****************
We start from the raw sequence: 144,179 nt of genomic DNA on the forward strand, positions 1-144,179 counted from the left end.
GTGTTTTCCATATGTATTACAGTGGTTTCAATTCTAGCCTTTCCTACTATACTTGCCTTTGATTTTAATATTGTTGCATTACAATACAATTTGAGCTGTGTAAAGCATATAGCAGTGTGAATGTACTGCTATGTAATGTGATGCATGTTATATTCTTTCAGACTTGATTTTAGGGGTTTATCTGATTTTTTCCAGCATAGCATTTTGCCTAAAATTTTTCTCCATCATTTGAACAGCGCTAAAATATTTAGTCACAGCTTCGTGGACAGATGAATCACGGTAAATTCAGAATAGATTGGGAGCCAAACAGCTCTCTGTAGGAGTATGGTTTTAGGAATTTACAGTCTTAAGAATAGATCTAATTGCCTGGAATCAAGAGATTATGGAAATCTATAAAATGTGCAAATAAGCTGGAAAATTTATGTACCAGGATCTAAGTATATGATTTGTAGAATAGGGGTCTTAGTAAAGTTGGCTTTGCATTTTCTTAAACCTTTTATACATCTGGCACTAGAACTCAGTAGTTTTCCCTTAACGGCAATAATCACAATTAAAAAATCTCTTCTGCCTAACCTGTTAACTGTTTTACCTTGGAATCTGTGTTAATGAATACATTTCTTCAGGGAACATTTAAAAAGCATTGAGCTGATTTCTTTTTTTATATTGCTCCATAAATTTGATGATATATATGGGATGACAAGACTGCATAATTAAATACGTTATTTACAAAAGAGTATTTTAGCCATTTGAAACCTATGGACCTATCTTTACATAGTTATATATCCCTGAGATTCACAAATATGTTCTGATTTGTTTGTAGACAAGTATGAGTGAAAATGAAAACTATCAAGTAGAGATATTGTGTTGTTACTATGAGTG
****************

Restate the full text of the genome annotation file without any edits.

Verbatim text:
We start from the raw sequence: 144,179 nt of genomic DNA on the forward strand, positions 1-144,179 counted from the left end.
GTGTTTTCCATATGTATTACAGTGGTTTCAATTCTAGCCTTTCCTACTATACTTGCCTTTGATTTTAATATTGTTGCATTACAATACAATTTGAGCTGTGTAAAGCATATAGCAGTGTGAATGTACTGCTATGTAATGTGATGCATGTTATATTCTTTCAGACTTGATTTTAGGGGTTTATCTGATTTTTTCCAGCATAGCATTTTGCCTAAAATTTTTCTCCATCATTTGAACAGCGCTAAAATATTTAGTCACAGCTTCGTGGACAGATGAATCACGGTAAATTCAGAATAGATTGGGAGCCAAACAGCTCTCTGTAGGAGTATGGTTTTAGGAATTTACAGTCTTAAGAATAGATCTAATTGCCTGGAATCAAGAGATTATGGAAATCTATAAAATGTGCAAATAAGCTGGAAAATTTATGTACCAGGATCTAAGTATATGATTTGTAGAATAGGGGTCTTAGTAAAGTTGGCTTTGCATTTTCTTAAACCTTTTATACATCTGGCACTAGAACTCAGTAGTTTTCCCTTAACGGCAATAATCACAATTAAAAAATCTCTTCTGCCTAACCTGTTAACTGTTTTACCTTGGAATCTGTGTTAATGAATACATTTCTTCAGGGAACATTTAAAAAGCATTGAGCTGATTTCTTTTTTTATATTGCTCCATAAATTTGATGATATATATGGGATGACAAGACTGCATAATTAAATACGTTATTTACAAAAGAGTATTTTAGCCATTTGAAACCTATGGACCTATCTTTACATAGTTATATATCCCTGAGATTCACAAATATGTTCTGATTTGTTTGTAGACAAGTATGAGTGAAAATGAAAACTATCAAGTAGAGATATTGTGTTGTTACTATGAGTG